Hindsight bias: the knew-it-all-along phenomenon - Ness Labs
The Hindsight Bias
A bias that many people including historians, experts and physicians encounter is the hindsight bias, which makes them think they knew how an event would turn out before it happened. It is the tendency for people to perceive past outcomes as having been more predictable than they actually were.
This phenomenon has been linked to distortion of memory, which unconsciously makes us understand the world based on our outlook.
The limits of our memory serve us well in many respects.
Limited memories are useful trade-off to allow us to function and survive. We have thousands of memories, for example, of tables. If we recall all the events related to a table, it will create mass confusion with data overload.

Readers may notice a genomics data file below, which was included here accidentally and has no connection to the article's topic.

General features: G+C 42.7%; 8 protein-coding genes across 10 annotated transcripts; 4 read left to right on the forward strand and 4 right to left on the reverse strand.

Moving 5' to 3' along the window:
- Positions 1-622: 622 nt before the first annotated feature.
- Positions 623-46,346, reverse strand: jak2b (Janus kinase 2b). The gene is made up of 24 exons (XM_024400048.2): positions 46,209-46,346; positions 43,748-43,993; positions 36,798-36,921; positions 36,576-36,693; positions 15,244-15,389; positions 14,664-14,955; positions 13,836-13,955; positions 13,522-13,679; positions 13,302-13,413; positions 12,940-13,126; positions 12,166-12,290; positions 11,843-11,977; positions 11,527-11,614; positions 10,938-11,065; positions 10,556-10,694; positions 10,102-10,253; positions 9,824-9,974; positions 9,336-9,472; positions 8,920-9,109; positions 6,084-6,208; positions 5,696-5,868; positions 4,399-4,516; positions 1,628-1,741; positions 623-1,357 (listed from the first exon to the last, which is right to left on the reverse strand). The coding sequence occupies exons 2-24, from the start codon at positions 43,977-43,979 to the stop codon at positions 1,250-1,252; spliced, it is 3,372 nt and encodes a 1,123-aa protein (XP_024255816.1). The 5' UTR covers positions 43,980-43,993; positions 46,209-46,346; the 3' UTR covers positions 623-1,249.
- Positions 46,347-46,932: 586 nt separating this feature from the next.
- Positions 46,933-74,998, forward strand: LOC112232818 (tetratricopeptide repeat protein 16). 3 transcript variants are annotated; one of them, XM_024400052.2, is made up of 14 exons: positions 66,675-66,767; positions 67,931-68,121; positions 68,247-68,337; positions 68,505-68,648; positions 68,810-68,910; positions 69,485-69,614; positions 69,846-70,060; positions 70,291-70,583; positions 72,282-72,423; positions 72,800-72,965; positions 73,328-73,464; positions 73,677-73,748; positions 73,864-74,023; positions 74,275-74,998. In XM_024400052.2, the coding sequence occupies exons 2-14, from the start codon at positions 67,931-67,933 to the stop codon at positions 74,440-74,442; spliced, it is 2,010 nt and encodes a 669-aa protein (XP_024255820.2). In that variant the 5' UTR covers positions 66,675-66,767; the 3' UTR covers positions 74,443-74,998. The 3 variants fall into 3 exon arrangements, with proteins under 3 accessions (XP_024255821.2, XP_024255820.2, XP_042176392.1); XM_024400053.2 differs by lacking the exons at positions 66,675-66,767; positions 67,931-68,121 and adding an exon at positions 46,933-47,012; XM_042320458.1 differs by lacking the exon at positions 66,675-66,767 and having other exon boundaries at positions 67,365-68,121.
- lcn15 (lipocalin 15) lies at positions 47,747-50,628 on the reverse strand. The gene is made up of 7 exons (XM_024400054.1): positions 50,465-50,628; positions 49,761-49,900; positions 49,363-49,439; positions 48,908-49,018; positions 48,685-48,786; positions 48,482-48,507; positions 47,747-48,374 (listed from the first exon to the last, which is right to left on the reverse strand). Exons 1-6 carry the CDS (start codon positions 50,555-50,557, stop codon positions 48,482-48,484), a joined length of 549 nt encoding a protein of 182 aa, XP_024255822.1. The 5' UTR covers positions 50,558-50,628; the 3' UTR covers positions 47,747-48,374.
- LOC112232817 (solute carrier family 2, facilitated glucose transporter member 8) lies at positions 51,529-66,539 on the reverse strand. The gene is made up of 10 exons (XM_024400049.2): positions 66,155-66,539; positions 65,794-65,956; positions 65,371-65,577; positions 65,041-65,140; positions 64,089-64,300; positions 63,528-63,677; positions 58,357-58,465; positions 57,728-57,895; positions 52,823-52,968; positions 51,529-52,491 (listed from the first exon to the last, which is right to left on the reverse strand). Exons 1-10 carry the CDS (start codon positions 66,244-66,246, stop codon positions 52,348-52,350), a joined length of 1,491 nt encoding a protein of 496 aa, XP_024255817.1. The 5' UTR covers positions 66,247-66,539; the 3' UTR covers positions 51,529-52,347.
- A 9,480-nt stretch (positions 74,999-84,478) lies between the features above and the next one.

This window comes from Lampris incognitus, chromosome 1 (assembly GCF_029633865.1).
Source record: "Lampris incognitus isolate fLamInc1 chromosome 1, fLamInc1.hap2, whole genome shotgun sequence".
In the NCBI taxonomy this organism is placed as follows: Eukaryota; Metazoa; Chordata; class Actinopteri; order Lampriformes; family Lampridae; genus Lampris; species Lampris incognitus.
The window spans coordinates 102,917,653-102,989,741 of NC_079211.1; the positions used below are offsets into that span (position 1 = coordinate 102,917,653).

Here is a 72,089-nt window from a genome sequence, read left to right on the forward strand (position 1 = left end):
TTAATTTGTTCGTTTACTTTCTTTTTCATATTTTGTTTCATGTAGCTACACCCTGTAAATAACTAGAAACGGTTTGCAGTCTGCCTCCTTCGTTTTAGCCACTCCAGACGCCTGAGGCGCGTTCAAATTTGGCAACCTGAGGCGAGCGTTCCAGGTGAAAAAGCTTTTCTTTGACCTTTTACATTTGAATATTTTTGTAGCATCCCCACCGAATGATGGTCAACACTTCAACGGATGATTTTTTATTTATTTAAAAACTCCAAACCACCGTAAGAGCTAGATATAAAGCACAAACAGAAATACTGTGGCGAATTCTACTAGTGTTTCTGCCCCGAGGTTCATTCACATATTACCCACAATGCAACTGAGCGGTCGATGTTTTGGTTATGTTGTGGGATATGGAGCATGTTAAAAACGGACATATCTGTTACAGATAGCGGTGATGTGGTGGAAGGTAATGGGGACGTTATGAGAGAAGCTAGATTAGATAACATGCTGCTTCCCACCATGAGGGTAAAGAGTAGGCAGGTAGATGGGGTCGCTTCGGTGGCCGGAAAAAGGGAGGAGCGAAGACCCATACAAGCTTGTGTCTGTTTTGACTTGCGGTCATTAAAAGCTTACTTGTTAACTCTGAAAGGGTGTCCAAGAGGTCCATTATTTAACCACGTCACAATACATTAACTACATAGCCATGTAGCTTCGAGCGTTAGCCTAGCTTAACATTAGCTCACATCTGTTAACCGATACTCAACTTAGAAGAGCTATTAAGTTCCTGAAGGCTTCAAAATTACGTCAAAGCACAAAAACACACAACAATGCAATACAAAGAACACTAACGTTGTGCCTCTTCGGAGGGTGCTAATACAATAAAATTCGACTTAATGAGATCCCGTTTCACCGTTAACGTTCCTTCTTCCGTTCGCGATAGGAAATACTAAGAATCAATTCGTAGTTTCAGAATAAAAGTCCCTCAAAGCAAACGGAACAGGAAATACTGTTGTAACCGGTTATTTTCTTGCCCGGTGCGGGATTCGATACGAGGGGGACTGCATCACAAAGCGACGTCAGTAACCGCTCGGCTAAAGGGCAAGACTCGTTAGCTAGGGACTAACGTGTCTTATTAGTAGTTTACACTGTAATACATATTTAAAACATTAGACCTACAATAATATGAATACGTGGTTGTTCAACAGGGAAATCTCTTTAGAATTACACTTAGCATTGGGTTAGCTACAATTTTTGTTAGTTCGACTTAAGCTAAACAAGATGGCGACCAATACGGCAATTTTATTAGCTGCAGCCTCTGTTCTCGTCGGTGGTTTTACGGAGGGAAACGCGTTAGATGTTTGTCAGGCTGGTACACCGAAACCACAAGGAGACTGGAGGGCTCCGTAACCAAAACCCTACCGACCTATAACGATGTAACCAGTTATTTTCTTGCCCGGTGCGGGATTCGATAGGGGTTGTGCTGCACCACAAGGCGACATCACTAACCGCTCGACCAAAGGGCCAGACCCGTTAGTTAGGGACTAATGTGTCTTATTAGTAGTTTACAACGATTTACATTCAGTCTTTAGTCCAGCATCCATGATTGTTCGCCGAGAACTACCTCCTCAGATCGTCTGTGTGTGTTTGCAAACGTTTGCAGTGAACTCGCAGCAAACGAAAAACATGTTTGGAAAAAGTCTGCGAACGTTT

Flawed memories may also help us to cope with our past and navigate our future. It may give us more confidence in our past decisions or make us remember happier events.
Next time you experience a tip-of-the-tongue state, don't retrieve the information from memory. Instead, look up the correct answer. Repeat it a few times or write it down to help with encoding.
People that experience the tip-of-the-tongue state often suffer from incorrect practice time. Instead of learning the correct work, they are learning the mistake itself. For example, some music students who claim to practice diligently can get worse over time. This is because they keep on repeating the same mistakes, instead of using deliberate practice. They actually train themselves to make mistakes.